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Commentary: YouTube: Marketplace for demagogues?

This article first appeared in the St. Louis Beacon: September 13, 2008 - Once upon a time, there were people who earnestly believed that the Internet would usher a new era of politics, one marked by more deliberation and reasoned discourse. This would, it was hoped, lead to better political decisions by the electorate and its leaders. These advocates also believed that technology would level the playing field between corporations and everyone else when it came to democratic speech.

However, advocates of eDemocracy, or the use of information communication technologies to improve the political process, did not take into account the development of the World Wide Web. In the pre-Web days, most Internet users communicated primarily through text using email and bulletin boards.

The Web added video and audio streaming to users' capabilities, creating an environment not too different from television and radio, except for the critical ability to interact with each other online. It is the latter that marks the Internet as a truly revolutionary innovation in mass communication.

The impact of on-demand video streaming on the Internet cannot be underestimated. More people are viewing their favorite shows online instead of watching them offline. By far the largest change stemming from online video is the ability of literally anyone to upload their own video footage to the Web where millions of people can view it. Video's effect is also more visceral than text and therefore more likely to stir stronger emotions in the viewer.

The early eDemocracy advocates also did not factor in the continued dominance of well-funded entities like the Democratic and Republican parties in the new media outlets that have sprouted on the Web. Both parties have used the Web in this presidential election to more efficiently and effectively get their message out to the voters, doing an end-run around the traditional broadcast media.

The new media outlets include video-sharing websites such as YouTube as well as social networking sites such as MySpace and Facebook, which also allow users to upload and share their own videos.

Websites like YouTube mean that people can get their message out to the public without fear of being filtered by the big networks that comprise the mainstream media. On the other hand, it also means that offensive political speech can get out and potentially harm the body politic. True, there is form of filtering on YouTube. Users are asked to flag any content that they feel is inappropriate. A YouTube employee then views the flagged video to determine if it violates the site's terms of use. However, those guidelines do not specify objectionable content and are primarily concerned with copyright infringements.

As a defender of free speech, I face something of a dilemma regarding unfiltered political speech. On the one hand, there is the tremendous potential to contribute to the debate over candidates and issues -- provided enough people have access to the technology. Furthermore, the absence of a gatekeeper means that many different viewpoints are likely to be heard as John Stuart Mill, the 19th century English political philosopher, encouraged. Mill said that by opening up the public debate to the widest possible spectrum of ideas, society creates a "marketplace of ideas." Such a free market was just as important to democratic society as the economic free market, he believed.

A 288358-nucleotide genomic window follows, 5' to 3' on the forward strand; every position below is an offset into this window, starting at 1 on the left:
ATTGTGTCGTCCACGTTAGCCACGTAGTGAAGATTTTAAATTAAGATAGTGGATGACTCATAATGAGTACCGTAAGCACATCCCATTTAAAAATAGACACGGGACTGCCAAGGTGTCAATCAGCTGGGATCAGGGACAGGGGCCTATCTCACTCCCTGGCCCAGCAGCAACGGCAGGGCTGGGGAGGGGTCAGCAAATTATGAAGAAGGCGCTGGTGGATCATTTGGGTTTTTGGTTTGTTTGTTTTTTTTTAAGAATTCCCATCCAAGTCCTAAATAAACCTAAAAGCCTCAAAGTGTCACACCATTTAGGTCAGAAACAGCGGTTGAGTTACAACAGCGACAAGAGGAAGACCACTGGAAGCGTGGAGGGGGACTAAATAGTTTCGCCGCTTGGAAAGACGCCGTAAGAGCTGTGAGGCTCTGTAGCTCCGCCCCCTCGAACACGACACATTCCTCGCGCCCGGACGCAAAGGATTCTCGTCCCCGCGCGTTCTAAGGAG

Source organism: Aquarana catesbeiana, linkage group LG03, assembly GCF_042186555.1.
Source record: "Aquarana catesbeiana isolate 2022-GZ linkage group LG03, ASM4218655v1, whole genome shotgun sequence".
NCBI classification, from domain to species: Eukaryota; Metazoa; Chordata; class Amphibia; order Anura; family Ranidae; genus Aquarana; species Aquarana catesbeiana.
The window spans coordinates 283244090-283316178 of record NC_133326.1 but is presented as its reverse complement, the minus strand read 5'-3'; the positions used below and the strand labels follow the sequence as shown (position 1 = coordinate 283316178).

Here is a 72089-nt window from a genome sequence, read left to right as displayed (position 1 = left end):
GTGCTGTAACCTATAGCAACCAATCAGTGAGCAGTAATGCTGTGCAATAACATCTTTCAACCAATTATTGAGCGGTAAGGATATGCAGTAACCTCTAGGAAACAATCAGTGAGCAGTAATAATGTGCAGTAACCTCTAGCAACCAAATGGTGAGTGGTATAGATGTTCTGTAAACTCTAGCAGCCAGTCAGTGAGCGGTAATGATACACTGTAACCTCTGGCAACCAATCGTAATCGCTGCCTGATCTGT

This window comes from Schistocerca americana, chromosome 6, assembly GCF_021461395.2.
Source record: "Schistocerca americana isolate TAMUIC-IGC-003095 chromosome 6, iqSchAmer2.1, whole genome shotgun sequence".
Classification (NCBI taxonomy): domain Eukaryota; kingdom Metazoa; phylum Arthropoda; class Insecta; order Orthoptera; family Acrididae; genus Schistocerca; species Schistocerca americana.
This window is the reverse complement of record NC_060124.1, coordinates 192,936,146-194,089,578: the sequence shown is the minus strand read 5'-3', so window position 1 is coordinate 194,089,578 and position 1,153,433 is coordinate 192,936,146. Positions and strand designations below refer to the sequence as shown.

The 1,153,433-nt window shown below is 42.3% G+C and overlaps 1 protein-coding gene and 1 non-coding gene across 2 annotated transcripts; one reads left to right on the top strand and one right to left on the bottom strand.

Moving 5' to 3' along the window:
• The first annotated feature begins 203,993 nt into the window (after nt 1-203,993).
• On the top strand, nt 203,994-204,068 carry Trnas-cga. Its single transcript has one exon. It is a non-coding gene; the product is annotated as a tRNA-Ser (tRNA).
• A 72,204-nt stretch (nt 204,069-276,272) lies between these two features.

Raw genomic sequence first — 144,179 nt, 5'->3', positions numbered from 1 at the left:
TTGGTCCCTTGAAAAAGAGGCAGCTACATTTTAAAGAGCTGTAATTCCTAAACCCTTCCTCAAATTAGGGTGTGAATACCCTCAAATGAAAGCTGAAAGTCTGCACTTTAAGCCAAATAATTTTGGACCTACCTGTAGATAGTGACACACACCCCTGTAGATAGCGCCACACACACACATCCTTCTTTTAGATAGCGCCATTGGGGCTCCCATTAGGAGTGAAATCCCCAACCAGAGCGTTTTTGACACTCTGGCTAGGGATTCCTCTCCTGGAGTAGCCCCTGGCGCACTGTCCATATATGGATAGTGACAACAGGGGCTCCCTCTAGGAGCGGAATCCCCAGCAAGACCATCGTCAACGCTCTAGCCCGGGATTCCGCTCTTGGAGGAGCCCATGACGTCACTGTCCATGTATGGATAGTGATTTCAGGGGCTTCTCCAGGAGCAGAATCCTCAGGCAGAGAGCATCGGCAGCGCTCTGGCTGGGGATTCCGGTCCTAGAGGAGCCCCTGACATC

On the other hand, the ease with which a single person can reach millions with the click of a mouse makes me profoundly uneasy. The fear, moreover, is not the obvious one of overt hate speech, but rather the subtle distortions of record that have a surface credibility. As these become repeated in the media or online, they begin to to take on a life of their own that makes them difficult to refute.

To take one example, Sarah Palin's claim that Barack Obama "is someone who sees America, it seems, as being so imperfect that he's palling around with terrorists who would target their own country."

The subtle distortion in this assertion is that Obama's criticism of the Bush administration's handling of Iraq and the economy should be understood as viewing America as "being imperfect." Less subtle is her declaration that he has close ties with '60s radical, William Ayers, and through that association becomes a U.S.-targeting terrorist himself.

The Obama camp asserts that connections between Ayers and the senator are tenuous and an objective analysis would appear to substantiate its position. The damage has been done, however, and has given rise to ugly incidents such as speakers at McCain-Palin rallies calling the Democratic presidential candidate a terrorist lover and addressing him as Barack Hussein Obama," while the inflamed audience responds with "kill him" and "traitor."

Obviously, the above example did not occur initially online. However, the spurious claim that Obama is Muslim was spread through email blasts, and the McCain campaign is currently running a web ad on the purported connection between Obama and Ayers. In it, a voice-over announces, "Obama and domestic terrorist, Bill Ayers, friends."

The larger point is that the Internet can facilitate the distribution of messages containg truths and half-truths in a way which can guarantee almost immediate impact either for good or ill.

Robert Cropf chairs the Department of Public Policy Studies at St. Louis University. 

Cropf is a professor of political science Saint Louis University.

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